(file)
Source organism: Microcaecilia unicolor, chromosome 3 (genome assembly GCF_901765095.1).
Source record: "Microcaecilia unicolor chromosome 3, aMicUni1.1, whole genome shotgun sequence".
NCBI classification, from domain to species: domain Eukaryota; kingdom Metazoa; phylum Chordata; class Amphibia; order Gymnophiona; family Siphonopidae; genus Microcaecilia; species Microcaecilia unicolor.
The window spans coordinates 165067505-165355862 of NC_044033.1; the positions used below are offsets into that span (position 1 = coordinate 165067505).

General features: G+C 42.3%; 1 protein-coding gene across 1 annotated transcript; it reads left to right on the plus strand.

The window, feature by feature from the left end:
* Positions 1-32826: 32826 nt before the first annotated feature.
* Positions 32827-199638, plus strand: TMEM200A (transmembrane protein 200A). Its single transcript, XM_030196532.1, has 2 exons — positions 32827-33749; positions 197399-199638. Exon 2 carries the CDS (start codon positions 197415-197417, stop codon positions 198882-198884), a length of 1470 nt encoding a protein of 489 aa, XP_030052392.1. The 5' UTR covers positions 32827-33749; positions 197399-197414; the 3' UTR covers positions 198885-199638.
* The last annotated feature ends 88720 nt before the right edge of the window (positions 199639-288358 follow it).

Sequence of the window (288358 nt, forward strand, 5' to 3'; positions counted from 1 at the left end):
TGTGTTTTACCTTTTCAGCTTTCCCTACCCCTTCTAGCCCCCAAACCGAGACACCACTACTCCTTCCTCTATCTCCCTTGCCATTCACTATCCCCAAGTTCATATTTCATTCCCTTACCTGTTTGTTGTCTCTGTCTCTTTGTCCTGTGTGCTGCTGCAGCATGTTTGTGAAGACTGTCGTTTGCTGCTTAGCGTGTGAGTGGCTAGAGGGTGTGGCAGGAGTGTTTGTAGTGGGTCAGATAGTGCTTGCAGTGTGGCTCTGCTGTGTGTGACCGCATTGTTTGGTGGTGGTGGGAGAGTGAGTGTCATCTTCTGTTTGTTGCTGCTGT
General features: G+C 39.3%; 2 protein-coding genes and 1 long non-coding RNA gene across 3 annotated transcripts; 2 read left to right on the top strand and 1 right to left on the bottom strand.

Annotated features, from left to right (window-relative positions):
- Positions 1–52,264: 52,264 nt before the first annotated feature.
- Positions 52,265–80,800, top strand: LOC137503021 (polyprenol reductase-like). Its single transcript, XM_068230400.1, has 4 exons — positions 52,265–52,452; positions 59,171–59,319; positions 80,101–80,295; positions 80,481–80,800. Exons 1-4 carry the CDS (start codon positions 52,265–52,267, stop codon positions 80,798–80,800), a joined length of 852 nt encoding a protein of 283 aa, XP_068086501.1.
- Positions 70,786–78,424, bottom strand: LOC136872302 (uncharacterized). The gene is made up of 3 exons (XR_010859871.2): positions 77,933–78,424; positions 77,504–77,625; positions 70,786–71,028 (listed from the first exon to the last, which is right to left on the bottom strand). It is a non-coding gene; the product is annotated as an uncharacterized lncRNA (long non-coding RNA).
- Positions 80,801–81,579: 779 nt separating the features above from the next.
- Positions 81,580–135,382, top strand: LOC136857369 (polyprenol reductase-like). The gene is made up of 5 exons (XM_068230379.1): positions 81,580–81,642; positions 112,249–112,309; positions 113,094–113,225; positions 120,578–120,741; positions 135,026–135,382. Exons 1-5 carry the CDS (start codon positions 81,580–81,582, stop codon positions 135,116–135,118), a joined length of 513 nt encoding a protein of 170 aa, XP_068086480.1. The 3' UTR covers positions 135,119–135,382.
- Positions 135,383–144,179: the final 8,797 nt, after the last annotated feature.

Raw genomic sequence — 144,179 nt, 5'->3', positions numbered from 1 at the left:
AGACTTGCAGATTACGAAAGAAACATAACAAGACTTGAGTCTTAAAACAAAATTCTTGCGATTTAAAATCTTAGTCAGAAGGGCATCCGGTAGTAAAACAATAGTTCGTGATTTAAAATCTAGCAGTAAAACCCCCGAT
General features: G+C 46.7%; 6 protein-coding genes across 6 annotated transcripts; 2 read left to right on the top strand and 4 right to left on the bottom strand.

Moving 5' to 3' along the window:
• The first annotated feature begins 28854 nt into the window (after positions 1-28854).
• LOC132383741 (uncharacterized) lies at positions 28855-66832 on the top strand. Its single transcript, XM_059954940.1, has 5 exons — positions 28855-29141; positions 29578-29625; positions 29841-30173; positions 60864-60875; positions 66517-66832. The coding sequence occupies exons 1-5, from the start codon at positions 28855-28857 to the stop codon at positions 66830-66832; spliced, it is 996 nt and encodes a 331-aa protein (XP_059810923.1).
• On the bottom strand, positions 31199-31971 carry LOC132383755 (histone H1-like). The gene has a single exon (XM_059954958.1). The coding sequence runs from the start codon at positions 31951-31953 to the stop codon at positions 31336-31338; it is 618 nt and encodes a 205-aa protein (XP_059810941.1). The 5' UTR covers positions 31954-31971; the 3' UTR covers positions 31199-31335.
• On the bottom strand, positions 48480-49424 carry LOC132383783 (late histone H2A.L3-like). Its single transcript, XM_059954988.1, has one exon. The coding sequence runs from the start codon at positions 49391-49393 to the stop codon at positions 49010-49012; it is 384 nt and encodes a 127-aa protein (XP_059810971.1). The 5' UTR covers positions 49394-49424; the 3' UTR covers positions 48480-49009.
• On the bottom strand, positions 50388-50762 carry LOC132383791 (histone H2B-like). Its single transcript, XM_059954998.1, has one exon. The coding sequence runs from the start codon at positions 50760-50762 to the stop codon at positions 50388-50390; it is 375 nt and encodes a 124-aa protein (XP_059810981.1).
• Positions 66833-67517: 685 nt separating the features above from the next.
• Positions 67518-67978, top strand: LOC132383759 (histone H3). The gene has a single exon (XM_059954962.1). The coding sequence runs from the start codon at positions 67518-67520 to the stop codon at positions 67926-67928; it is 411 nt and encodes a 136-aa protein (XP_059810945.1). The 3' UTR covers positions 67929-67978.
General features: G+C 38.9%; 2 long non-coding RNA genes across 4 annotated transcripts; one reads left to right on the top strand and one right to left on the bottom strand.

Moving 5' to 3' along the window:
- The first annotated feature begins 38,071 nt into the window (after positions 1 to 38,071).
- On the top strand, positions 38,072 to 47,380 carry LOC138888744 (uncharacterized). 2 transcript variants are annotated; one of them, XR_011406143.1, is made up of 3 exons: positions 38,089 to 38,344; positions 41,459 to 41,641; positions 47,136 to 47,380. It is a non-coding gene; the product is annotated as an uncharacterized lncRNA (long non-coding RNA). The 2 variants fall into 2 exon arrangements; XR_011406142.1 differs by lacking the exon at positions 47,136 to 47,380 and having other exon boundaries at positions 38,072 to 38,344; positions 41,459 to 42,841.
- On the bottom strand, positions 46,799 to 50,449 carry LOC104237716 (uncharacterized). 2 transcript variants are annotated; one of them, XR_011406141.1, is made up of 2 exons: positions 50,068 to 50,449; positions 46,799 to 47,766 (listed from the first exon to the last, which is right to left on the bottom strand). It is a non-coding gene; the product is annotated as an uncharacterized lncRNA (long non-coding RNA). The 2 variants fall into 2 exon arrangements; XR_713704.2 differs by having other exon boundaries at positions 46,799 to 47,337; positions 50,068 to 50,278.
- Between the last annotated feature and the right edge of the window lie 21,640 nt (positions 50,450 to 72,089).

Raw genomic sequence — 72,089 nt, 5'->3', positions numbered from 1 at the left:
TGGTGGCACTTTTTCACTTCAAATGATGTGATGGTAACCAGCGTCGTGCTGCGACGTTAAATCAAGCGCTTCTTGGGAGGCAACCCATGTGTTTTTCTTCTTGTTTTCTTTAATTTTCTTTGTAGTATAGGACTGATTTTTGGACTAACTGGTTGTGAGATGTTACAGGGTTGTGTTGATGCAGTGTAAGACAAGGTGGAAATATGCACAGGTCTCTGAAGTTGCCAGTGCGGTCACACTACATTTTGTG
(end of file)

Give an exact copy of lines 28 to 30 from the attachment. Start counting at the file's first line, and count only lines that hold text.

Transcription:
• On the bottom strand, positions 50388-50762 carry LOC132383791 (histone H2B-like). Its single transcript, XM_059954998.1, has one exon. The coding sequence runs from the start codon at positions 50760-50762 to the stop codon at positions 50388-50390; it is 375 nt and encodes a 124-aa protein (XP_059810981.1).
• Positions 66833-67517: 685 nt separating the features above from the next.
• Positions 67518-67978, top strand: LOC132383759 (histone H3). The gene has a single exon (XM_059954962.1). The coding sequence runs from the start codon at positions 67518-67520 to the stop codon at positions 67926-67928; it is 411 nt and encodes a 136-aa protein (XP_059810945.1). The 3' UTR covers positions 67929-67978.